In June, 2020, India banned TikTok and WeChat in response to a border clash between India and China in a disputed Himalayan region. The government ordered Google and Apple to remove the apps from their Android and iOS stores, and forced internet service providers to block access. The app is also blocked in Afghanistan.

Countries can apply geo-blocking to websites that restrict access based on tracking your location and identifying your internet protocol (IP) address. In turn, companies can also apply geo-blocking within certain regions. There are different ways to bypass geo-blocking, including using a virtual private network (VPN) or proxy server.

How does a potential ban affect TikTok creators?

Globally, TikTok has in excess of a billion active users, with more than 100 million based in the United States alone. It was the second most popular app downloaded in the U.S. in 2022.

Beginning in 2021, TikTok launched the Creator Fund for users with at least 10,000 followers and 100,000 video views during a 30-day period. Those who are part of the Creator Fund can earn money – usually between a couple hundred to a couple thousand dollars a month – based on video views and engagement.

Unsurprisingly, U.S.-based TikTok creators have spoken out against the potential ban, with some accusing the White House of attacking their careers.

Some TikTokers believe that the ban isn’t related to national security, but rather the result of political meddling by Meta because of increased competition. Meta owns Facebook and Instagram. There’s no evidence that Meta is behind the recent bill, but Mark Zuckerberg did hire a GOP firm last year to malign TikTok and promote messaging that the app was harmful to American children.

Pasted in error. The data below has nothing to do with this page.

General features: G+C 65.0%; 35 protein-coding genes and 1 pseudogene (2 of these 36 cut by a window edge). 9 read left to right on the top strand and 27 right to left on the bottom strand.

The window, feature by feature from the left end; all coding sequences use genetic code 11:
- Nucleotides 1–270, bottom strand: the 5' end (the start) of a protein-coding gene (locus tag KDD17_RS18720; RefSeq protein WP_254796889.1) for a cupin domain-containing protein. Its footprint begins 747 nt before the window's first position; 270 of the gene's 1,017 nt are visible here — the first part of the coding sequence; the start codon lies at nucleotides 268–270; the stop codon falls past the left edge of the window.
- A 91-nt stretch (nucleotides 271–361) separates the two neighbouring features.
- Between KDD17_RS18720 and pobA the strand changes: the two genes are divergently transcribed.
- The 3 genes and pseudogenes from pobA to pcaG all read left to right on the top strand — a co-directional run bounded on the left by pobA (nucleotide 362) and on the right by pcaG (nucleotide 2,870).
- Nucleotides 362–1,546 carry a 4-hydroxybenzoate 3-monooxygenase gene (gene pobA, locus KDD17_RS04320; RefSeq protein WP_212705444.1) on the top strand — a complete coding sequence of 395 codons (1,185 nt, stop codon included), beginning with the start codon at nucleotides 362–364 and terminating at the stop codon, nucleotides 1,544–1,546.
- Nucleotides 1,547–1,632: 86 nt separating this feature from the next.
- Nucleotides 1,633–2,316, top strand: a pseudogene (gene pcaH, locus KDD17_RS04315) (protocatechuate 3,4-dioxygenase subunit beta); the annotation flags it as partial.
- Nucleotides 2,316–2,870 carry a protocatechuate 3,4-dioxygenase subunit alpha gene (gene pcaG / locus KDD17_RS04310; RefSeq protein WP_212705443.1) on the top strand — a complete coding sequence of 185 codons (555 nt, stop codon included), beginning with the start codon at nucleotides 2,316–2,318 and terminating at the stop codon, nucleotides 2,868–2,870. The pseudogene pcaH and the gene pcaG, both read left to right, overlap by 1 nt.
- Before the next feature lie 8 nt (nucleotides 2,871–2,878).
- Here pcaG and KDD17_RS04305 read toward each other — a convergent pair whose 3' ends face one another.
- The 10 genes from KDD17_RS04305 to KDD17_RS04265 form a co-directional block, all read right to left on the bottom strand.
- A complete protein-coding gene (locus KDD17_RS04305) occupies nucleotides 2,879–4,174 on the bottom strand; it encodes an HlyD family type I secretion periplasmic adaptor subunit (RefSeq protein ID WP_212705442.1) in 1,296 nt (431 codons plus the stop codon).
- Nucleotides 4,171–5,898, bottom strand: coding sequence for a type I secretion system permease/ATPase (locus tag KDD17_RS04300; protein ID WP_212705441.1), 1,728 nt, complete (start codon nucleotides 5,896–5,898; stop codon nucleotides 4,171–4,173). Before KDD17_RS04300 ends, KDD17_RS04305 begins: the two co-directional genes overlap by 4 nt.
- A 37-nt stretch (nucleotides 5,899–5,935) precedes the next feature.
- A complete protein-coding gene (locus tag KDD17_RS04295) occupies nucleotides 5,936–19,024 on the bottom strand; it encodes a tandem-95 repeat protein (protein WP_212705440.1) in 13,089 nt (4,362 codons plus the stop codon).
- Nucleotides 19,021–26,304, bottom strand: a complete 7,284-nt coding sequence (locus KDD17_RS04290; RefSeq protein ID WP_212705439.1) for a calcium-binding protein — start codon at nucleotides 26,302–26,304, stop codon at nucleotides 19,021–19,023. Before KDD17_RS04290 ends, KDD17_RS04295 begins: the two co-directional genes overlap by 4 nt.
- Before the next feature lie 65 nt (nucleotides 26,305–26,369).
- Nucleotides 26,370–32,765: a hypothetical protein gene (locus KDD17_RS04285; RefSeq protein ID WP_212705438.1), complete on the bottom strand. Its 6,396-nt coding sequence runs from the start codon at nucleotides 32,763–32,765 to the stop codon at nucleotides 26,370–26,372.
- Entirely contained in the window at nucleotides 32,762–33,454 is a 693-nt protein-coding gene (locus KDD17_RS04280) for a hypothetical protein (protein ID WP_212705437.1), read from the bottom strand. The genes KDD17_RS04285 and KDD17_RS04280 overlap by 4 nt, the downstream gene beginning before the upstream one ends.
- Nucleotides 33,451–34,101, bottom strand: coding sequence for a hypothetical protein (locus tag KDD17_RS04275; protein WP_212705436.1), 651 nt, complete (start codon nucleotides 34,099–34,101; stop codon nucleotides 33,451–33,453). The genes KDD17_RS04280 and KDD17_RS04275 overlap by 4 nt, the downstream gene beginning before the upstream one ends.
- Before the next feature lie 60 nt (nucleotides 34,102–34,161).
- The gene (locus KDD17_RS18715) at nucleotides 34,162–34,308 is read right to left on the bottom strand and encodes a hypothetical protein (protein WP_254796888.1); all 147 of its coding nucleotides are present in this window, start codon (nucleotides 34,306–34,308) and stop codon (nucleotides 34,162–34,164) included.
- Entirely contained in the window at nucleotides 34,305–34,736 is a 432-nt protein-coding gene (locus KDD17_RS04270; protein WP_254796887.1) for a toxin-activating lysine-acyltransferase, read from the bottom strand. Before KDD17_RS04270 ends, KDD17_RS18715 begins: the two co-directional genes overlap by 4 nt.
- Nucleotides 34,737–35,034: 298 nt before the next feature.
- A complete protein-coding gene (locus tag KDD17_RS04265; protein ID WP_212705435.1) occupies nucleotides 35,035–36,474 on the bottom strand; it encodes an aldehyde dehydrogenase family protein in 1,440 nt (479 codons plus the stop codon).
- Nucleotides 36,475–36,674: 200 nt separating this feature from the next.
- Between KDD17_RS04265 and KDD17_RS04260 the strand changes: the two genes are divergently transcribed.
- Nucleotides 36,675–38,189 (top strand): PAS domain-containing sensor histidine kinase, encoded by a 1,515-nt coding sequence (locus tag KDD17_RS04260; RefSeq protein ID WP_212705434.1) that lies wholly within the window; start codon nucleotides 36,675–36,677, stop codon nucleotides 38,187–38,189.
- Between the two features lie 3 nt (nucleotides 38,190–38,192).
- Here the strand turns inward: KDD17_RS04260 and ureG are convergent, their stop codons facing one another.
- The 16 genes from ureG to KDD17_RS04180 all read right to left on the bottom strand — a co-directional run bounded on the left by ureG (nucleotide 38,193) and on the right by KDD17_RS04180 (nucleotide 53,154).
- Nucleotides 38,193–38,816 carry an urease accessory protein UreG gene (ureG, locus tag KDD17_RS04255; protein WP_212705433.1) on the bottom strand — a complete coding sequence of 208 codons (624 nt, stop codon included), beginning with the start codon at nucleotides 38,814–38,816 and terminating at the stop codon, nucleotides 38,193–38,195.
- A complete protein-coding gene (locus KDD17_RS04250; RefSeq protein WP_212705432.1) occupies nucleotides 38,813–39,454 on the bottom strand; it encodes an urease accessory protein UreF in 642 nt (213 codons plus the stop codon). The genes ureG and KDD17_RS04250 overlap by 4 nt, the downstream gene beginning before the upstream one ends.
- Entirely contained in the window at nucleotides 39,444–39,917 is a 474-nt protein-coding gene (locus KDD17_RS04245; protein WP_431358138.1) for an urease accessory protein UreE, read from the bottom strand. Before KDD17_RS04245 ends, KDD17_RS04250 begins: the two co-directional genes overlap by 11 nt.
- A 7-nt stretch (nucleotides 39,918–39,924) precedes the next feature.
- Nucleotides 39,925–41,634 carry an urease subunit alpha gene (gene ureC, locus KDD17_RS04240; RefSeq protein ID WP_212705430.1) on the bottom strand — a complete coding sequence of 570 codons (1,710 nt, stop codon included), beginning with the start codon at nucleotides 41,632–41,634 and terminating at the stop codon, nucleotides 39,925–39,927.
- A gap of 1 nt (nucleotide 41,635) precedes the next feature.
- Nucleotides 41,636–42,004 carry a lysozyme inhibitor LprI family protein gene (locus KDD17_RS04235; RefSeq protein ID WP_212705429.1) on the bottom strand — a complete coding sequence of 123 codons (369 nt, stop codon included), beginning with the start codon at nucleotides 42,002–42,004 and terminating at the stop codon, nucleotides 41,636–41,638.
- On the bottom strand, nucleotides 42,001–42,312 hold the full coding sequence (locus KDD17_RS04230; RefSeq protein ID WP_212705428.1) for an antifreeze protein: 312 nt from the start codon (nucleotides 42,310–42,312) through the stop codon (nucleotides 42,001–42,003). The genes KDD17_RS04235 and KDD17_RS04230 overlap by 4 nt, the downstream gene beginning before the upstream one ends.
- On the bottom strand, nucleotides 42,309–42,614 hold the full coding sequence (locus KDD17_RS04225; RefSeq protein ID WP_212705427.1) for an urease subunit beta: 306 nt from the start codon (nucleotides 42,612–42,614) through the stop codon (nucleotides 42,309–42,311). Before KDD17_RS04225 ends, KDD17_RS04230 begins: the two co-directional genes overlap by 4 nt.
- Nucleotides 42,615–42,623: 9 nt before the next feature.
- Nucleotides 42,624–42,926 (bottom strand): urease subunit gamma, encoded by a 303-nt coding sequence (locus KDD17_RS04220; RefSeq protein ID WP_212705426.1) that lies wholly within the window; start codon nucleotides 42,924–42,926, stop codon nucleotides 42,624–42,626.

Some TikTok creators have stated that they will develop their presence on other video-based platforms, such as YouTube and Instagram Reels, to offset any loss of revenue from TikTok.

Is Canada planning to ban TikTok?

Canada has joined other countries in banning TikTok from all government-issued devices. Critics of the app are urging Canadian companies to consider blocking the app on work phones since it collects everything from e-mail addresses and phone numbers to the content uploaded and information on users’ keystroke patterns, battery levels, audio settings and locations. Meanwhile, a coalition of Canadian privacy protection authorities announced it is investigating TikTok, after class-action lawsuits over the app’s privacy practices. That investigation will determine whether TikTok’s practices are in compliance with Canada’s privacy laws.

Prime Minister Justin Trudeau stated that at this time, a wider ban of the app isn’t being implemented because Canadians’ freedom of expression and how they want to engage online should be respected.

“This may be a first step, it may be the only step we need to take, but every step of the way we’re going to be making sure we’re keeping Canadians safe,” he told reporters.

However, he did say the ban would likely have an impact beyond the government.

“I suspect that as government takes the significant step of telling all federal employees that they can no longer use TikTok on their work phones, many Canadians – from businesses to private individuals – will reflect on the security of their own data and perhaps make choices in consequence.”

With files from Samantha Edwards